Two vacations were especially exciting at mom's Uncle Fred's camp in Moultonborough, NH on Lake Winnepesauke. Daddy would bring his scuba gear along and of course, we'd have our masks and snorkels, too. He showed us how to keep the masks from fogging up by first spitting on the glass and quickly swishing the spit out with lake water. Again, we would always follow him around while he swam underneath. Once I tried diving with the tank on my back. Being a youngster and a lot smaller than him, the tank moved around too much and hit the back of my head. But it was fun to breathe under water!

Late one Sunday evening after church, we kids were all dressed in our red pajamas and it was announced that we'd be going on our vacation that evening to Jefferson, NH instead of the next day. Driving during the night! We were so excited. We were running amok through the house! At that time, we had a dark red VW van. My brother, Alan, and I slept together in the way back - of the van. At one point in that journey up north, dad pulled to the side of the road because he had hit a porcupine - I think he only bumped it - because there were quills on the road and the porcupine was still alive. Concerned for the animal, he got out of the car and clapped his hands - cautiously - to get the animal to move off the road! Thankfully, nothing happened - no quills were shot through the air at daddy!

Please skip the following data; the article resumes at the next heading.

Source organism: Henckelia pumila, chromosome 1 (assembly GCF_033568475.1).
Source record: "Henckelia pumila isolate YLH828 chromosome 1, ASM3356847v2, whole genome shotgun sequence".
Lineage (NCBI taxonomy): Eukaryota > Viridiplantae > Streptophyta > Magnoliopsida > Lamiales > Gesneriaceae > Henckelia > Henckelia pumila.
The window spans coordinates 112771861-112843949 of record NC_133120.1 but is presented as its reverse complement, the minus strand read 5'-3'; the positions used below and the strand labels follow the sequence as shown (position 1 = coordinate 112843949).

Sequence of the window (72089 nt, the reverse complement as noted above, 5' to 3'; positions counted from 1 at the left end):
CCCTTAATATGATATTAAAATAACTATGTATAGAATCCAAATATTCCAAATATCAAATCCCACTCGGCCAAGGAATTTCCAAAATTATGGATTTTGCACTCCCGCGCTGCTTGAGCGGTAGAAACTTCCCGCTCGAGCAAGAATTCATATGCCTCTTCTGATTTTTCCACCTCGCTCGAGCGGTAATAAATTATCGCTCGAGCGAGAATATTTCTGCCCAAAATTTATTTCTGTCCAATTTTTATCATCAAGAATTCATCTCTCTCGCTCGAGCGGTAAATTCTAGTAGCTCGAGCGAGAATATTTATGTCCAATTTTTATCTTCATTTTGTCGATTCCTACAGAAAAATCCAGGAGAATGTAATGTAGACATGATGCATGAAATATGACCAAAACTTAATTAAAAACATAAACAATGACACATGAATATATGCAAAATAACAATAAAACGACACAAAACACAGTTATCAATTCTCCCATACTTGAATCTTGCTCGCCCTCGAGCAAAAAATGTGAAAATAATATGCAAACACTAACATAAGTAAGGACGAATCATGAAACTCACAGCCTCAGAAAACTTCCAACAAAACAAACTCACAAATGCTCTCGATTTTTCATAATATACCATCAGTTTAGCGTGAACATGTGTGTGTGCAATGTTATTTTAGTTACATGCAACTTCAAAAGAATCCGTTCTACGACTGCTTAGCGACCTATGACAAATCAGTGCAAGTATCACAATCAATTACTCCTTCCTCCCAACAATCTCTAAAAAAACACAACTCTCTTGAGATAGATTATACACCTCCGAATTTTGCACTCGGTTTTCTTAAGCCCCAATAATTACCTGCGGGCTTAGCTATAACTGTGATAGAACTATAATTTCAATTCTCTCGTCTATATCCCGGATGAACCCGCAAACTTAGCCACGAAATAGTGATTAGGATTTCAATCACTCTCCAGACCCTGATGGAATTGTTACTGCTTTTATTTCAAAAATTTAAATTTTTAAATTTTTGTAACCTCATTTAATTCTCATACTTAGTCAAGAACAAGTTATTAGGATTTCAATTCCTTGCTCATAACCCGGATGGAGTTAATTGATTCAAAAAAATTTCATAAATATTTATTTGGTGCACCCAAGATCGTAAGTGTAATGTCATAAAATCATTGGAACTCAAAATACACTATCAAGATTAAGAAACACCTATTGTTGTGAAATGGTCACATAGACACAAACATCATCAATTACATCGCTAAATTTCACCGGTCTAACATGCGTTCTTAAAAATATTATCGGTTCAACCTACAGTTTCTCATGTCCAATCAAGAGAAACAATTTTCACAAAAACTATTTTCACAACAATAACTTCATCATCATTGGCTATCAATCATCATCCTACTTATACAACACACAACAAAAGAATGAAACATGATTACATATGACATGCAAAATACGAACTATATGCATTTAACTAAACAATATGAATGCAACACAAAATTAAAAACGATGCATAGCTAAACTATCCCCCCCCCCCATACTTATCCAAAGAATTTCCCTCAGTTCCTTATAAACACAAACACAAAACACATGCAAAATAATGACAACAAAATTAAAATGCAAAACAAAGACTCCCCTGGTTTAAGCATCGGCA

A few times he took me flying with his friend, Ralph, who had a four-seater Cessna plane at the Lawrence Airport. He loved flying and had taken flying lessons for a time at the small airport in Tewksbury, MA. A couple times we flew to Jaffrey, NH and stopped for an ice cream. Cindy came once or twice with me. One time we flew over Boston and landed on Martha's Vineyard. Alas, my only claim to fame of visiting Martha's Vineyard was that I only saw the airport! Never ever went there any other time to see the beauty of that island. We ate at the little airport restaurant and I can STILL REMEMBER I had a BLT! Can you believe it? There are some things in life I can remember vividly and others are just blank gaps!